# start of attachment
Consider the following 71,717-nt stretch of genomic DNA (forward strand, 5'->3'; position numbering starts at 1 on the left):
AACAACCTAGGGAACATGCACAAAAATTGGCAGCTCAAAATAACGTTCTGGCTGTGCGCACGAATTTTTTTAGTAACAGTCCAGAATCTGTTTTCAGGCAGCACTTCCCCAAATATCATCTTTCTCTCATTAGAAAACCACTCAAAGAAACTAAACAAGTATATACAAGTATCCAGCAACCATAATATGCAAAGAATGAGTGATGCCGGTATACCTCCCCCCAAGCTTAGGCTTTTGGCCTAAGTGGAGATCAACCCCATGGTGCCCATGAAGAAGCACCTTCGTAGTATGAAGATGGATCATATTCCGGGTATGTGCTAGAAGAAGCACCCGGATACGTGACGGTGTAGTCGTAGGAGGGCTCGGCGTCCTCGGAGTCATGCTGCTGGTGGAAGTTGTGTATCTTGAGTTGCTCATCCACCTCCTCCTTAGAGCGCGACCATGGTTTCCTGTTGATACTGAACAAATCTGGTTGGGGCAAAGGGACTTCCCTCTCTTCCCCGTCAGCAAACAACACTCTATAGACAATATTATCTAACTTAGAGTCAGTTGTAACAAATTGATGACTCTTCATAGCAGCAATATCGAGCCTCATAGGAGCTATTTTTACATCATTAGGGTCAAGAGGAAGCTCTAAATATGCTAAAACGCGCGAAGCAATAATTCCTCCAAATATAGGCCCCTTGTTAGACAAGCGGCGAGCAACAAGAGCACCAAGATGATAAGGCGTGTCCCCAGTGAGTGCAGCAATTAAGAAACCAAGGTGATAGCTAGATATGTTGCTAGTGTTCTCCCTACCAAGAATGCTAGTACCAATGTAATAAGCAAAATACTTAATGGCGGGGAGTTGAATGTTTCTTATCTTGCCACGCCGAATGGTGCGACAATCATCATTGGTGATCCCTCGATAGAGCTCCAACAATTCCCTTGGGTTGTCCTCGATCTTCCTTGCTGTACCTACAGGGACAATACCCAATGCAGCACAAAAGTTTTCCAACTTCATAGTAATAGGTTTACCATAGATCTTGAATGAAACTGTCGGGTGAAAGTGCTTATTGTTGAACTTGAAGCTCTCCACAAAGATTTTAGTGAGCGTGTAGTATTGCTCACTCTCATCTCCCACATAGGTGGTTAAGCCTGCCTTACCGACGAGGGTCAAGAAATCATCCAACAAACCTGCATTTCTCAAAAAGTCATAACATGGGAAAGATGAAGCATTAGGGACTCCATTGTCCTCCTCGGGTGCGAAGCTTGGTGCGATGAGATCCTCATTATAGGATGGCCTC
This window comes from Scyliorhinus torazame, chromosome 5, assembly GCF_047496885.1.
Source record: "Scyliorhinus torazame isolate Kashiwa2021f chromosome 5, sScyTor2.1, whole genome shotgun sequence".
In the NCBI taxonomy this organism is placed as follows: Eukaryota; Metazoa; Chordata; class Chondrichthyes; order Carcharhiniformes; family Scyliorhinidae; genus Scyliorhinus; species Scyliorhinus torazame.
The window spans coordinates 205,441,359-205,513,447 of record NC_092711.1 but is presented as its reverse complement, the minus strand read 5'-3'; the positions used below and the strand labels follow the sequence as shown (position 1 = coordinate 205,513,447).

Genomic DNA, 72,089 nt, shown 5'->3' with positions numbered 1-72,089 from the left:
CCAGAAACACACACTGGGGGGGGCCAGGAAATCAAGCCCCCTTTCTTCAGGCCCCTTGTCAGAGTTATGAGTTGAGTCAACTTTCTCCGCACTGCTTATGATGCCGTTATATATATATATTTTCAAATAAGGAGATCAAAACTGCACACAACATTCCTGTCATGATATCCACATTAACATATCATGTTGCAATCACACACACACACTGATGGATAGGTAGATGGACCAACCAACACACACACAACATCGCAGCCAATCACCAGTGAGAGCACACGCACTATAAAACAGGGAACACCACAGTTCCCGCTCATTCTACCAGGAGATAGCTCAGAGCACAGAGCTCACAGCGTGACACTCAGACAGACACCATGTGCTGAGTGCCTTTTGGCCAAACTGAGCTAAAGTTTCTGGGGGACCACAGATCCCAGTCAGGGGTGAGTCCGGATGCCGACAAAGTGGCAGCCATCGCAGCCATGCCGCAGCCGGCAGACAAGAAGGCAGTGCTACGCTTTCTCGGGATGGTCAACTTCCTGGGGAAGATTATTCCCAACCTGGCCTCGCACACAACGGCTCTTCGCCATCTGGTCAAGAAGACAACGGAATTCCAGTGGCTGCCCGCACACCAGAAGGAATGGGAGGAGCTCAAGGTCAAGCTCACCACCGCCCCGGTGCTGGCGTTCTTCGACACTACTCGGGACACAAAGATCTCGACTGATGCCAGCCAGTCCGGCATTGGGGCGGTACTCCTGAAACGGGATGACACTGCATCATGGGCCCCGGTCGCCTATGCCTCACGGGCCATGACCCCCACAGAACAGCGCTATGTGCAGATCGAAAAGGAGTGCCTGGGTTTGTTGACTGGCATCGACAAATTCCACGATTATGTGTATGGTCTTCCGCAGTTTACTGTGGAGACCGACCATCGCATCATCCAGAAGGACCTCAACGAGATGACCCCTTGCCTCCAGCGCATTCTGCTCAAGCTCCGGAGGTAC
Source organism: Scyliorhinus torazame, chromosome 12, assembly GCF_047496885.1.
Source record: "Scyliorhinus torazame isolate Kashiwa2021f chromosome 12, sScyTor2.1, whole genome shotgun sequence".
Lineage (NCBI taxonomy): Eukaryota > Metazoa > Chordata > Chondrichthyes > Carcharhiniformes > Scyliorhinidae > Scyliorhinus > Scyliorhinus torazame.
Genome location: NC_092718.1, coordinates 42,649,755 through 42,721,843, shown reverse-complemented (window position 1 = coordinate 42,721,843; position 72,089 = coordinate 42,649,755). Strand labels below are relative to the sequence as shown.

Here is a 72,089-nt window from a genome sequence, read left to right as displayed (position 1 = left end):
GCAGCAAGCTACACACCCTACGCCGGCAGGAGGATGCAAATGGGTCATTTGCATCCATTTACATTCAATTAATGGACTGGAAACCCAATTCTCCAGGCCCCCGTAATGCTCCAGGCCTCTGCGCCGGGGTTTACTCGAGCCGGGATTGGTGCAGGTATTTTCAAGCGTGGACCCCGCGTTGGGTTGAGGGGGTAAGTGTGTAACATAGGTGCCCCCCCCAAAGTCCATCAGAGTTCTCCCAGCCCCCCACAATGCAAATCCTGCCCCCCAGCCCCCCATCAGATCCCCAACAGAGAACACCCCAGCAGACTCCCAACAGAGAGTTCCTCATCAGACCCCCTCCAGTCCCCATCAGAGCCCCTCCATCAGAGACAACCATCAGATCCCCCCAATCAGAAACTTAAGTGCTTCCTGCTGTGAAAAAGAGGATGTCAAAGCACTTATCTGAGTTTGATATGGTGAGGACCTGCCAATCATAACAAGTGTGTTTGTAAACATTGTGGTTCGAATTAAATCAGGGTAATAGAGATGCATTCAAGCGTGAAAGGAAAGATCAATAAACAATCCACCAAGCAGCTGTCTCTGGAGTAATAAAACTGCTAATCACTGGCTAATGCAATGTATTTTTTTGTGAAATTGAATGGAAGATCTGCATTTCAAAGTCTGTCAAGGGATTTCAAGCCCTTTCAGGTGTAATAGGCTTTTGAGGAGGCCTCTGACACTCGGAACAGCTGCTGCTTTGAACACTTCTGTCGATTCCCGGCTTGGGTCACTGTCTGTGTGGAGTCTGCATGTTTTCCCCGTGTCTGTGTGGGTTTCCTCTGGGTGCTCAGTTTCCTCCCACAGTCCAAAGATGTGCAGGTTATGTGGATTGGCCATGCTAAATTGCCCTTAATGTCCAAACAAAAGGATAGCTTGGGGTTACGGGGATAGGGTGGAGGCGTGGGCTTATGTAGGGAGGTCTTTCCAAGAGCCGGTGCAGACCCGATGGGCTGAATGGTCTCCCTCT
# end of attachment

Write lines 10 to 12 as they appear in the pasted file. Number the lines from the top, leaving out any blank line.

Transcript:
Source record: "Scyliorhinus torazame isolate Kashiwa2021f chromosome 12, sScyTor2.1, whole genome shotgun sequence".
Lineage (NCBI taxonomy): Eukaryota > Metazoa > Chordata > Chondrichthyes > Carcharhiniformes > Scyliorhinidae > Scyliorhinus > Scyliorhinus torazame.
Genome location: NC_092718.1, coordinates 42,649,755 through 42,721,843, shown reverse-complemented (window position 1 = coordinate 42,721,843; position 72,089 = coordinate 42,649,755). Strand labels below are relative to the sequence as shown.